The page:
In 1948, a small but ambitious group of young men set off on the adventure of a lifetime, to move and establish homesteads for themselves and their families in a remote area of the north called Alaska.
They landed at Clam Gulch and found exactly what they had come for -- nothing.
Nothing, that is, except wide open spaces, abundant wildlife and no people.
One of the men, Per Osmar, stuck it out and since then has contributed to the history of the local area in innumerable ways.
Don Dandrow only stayed for a brief period and then returned to the Lower 48. He had hoped to come back but never did until last week when, after 55 years, these two old-timers got together to celebrate Osmar's 86th birthday and have a reunion.
"It was a nice birthday gift," said Osmar.
The two have been catching up, but said they have been talking a lot more about what they did back in '48, than what they've done over the last 55 years.
Osmar said the impetus to move to Alaska was that he had hoped to own land and raise crops.
"It was a half-assed operation," admitted Osmar. "We thought we would move up here and be farmers. We had all the equipment but hadn't considered there were no roads to get any food (we would grow) anywhere."
Dandrow had no real interest in farming.
"I just always wanted to go to Alaska," he said. "So when I heard (Osmar) was going, I asked if I could join the team. He and the other guys said sure, because they needed someone to help drive the trucks."
The trucks he was referring to were, as Osmar describes them, "loaded to the gills."
He said they had a John Deere tractor and other farm equipment, a portable saw mill, a generator, stoves, windows, building supplies and lots and lots of canned goods.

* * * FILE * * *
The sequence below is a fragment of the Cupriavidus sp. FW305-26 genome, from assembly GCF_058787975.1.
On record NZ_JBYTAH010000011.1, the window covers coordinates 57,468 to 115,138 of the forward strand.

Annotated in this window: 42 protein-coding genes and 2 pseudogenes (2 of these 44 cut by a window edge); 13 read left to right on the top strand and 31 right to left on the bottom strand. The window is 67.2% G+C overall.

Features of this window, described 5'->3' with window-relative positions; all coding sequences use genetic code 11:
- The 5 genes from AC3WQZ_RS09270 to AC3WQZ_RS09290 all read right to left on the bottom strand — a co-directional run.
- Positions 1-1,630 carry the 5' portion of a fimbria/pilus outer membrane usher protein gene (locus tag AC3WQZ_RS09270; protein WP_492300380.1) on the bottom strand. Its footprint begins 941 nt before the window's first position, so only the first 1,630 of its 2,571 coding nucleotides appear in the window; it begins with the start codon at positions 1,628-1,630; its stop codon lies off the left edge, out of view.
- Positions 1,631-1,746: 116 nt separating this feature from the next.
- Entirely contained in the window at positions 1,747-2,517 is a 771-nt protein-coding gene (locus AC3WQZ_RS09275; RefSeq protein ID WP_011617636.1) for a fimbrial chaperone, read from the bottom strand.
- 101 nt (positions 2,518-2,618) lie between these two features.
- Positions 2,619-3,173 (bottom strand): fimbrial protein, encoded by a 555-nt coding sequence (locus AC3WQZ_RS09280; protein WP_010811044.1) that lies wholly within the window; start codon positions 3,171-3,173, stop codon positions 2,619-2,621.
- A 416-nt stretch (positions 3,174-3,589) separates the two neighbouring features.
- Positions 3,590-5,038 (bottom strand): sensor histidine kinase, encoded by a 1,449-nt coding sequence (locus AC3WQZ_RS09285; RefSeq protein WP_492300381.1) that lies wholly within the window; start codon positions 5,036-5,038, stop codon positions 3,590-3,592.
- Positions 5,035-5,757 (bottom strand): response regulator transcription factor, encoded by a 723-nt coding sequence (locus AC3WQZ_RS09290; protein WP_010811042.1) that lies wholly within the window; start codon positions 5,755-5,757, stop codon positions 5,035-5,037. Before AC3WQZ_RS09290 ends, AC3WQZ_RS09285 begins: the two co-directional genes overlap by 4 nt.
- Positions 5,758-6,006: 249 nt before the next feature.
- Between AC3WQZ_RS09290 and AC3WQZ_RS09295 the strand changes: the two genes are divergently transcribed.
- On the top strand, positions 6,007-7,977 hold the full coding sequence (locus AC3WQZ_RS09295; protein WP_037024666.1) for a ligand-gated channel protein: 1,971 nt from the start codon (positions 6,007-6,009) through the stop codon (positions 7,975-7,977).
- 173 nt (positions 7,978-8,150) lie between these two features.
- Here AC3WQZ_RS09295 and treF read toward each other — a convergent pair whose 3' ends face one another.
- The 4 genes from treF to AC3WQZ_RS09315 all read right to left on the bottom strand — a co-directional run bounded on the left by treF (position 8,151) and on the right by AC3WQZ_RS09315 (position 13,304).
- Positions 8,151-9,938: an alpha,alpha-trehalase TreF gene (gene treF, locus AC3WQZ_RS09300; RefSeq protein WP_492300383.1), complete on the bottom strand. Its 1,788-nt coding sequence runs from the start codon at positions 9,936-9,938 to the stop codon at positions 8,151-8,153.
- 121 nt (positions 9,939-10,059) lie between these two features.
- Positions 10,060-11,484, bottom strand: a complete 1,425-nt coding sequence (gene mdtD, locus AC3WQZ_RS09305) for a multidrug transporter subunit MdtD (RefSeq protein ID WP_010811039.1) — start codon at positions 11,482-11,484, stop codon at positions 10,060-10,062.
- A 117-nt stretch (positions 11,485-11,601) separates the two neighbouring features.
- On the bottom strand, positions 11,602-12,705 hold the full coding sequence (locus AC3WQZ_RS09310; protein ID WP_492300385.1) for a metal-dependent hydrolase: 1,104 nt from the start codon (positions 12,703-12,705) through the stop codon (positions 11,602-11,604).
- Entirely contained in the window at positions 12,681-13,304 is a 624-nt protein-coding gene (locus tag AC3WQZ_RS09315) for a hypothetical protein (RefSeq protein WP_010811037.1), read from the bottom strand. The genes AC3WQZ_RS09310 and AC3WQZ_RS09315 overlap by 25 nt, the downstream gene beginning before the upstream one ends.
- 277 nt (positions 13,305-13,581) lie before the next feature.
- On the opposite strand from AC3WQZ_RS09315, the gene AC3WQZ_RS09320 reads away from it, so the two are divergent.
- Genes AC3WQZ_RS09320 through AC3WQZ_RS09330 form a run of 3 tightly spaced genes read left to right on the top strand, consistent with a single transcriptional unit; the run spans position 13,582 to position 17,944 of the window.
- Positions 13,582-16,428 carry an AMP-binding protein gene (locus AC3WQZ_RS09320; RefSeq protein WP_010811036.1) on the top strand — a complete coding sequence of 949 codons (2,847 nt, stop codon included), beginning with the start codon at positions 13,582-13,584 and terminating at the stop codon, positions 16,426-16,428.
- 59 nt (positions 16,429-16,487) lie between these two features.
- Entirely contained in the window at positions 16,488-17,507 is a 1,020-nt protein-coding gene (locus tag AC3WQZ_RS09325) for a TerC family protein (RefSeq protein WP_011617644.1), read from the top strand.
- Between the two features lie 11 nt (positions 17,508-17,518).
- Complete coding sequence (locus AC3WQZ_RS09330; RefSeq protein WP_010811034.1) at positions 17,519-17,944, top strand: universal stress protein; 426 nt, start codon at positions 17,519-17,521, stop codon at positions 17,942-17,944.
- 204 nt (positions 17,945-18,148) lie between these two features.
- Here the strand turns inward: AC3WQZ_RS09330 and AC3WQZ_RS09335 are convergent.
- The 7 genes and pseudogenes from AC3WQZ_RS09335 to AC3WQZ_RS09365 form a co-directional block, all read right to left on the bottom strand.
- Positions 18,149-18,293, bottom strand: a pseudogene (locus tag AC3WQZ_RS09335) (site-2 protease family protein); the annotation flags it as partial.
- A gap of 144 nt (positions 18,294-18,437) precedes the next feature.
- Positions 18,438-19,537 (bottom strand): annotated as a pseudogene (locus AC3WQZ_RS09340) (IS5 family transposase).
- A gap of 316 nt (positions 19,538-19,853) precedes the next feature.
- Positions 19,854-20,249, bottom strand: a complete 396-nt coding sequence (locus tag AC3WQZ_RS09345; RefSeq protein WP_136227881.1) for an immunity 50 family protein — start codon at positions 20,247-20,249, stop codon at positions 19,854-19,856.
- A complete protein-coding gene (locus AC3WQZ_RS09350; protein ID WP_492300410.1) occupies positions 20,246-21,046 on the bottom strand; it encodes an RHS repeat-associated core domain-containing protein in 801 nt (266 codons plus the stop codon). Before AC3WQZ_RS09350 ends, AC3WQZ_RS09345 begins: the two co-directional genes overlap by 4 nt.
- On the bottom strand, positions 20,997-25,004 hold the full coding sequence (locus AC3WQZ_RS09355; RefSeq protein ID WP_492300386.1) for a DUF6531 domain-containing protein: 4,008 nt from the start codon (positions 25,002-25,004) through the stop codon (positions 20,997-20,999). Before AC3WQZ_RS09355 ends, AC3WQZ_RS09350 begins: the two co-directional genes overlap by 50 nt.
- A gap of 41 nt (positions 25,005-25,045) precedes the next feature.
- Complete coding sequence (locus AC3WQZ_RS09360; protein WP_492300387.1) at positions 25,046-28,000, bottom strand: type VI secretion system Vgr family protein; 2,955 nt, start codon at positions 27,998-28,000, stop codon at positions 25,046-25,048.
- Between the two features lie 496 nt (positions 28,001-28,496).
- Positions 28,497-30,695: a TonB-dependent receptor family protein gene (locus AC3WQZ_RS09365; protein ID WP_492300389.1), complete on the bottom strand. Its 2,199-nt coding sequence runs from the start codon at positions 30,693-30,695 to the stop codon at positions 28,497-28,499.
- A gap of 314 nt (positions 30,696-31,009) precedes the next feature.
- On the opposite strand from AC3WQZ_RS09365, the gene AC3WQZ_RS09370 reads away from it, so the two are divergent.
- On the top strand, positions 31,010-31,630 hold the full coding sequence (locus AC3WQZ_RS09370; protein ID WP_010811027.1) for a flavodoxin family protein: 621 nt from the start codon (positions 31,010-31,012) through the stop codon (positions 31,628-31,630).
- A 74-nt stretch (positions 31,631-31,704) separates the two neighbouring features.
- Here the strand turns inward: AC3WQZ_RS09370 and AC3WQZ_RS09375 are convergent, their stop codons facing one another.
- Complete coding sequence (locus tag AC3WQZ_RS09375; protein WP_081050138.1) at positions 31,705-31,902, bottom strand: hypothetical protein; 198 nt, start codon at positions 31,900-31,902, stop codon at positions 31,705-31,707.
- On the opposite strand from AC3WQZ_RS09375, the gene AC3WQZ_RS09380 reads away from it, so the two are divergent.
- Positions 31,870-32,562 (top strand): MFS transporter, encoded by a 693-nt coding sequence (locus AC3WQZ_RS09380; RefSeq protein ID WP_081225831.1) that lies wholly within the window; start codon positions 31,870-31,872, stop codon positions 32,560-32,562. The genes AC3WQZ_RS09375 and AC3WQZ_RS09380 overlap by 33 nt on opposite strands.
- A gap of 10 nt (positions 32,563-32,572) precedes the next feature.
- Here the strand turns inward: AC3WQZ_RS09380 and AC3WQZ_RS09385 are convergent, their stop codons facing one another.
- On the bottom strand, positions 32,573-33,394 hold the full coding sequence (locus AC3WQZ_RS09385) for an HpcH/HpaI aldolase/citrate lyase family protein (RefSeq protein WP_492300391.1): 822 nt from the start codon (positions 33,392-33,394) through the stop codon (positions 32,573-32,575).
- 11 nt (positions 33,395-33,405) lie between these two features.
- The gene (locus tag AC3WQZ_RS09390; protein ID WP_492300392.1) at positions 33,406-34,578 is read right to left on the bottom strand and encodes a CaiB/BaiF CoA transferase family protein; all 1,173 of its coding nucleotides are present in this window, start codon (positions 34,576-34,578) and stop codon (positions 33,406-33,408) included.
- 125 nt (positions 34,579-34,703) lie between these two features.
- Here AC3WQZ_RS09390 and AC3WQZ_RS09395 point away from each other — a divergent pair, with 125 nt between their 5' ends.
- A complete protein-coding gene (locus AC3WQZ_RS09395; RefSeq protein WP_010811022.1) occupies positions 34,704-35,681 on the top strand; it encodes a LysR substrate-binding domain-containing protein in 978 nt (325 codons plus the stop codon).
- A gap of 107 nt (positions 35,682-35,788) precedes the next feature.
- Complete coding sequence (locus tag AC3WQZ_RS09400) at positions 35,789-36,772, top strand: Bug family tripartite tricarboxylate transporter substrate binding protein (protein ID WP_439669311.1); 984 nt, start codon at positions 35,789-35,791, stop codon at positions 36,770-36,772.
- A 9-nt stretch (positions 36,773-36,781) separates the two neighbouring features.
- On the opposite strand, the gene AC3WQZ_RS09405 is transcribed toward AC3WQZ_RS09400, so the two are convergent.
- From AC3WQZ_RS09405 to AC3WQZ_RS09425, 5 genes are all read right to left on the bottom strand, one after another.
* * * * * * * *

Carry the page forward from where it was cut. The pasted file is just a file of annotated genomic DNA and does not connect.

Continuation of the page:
"We slept in the trucks and ate in the trucks and we made it here in 30 days," Dandrow said.
He said the trip up wasn't without incident, though.
"I remember once in Canada, the temperature had dropped so far below zero we had to build a fire under the oil pan just so that the truck would start."
Osmar added, "Another time we broke down and used a piece of bacon for a rod bearing so we could keep going."
Osmar's hometown newspaper even did a story on the move to Alaska. The article referred to him as "Sparkplug" and had him quoted as saying he would have his wife and three children with him by the end of summer. It was a promise he made good on.
"I came to do the dirty work," Osmar said. "I got it done. I remember we even used a bow saw to fell the first 20 trees." The lumber was used to build the first house.
As to why he stuck it out all these years after being joined by his family, Osmar was modest. He simply stated, "We decided this was going to be it, and we survived."
Dandrow helped Osmar with the first house then traveled to the Aleutians for work. He also traveled to Anchorage and returned to Kasilof to gillnet fish before he finally returned home to Michigan for the holidays.
"I had every intention of coming back," Dandrow said, "but then I met my wife, and she's not much for traveling, so I stayed pretty grounded after that."
Dandrow currently operates a "U-pick" farm for raspberries in Grandville, Mich., which created a bit of confusion for an old sourdough like Osmar.
"I thought he said Yup'ik," Osmar said. "I thought he meant Eskimos, so I couldn't figure out what the hell he was talking about at first."
The two also had a good laugh remembering one of their first meals after arriving -- what else, but razor clams.
"(Osmar) said he knew how to cook them," Dandrow said. "But instead of lightly steaming them, he cooked the hell out of them. They came out like rubber bands."
Osmar's only rebuttal was, "You love to tell that story, don't you?"
In addition to reminiscing about the old days. Osmar took Dandrow to Homer, Seward and several other places.
"There are roads to them now," said Dandrow, almost in disbelief.
He said that is one of the biggest changes, since the last time he was here.
"That and there are far more people," he added.
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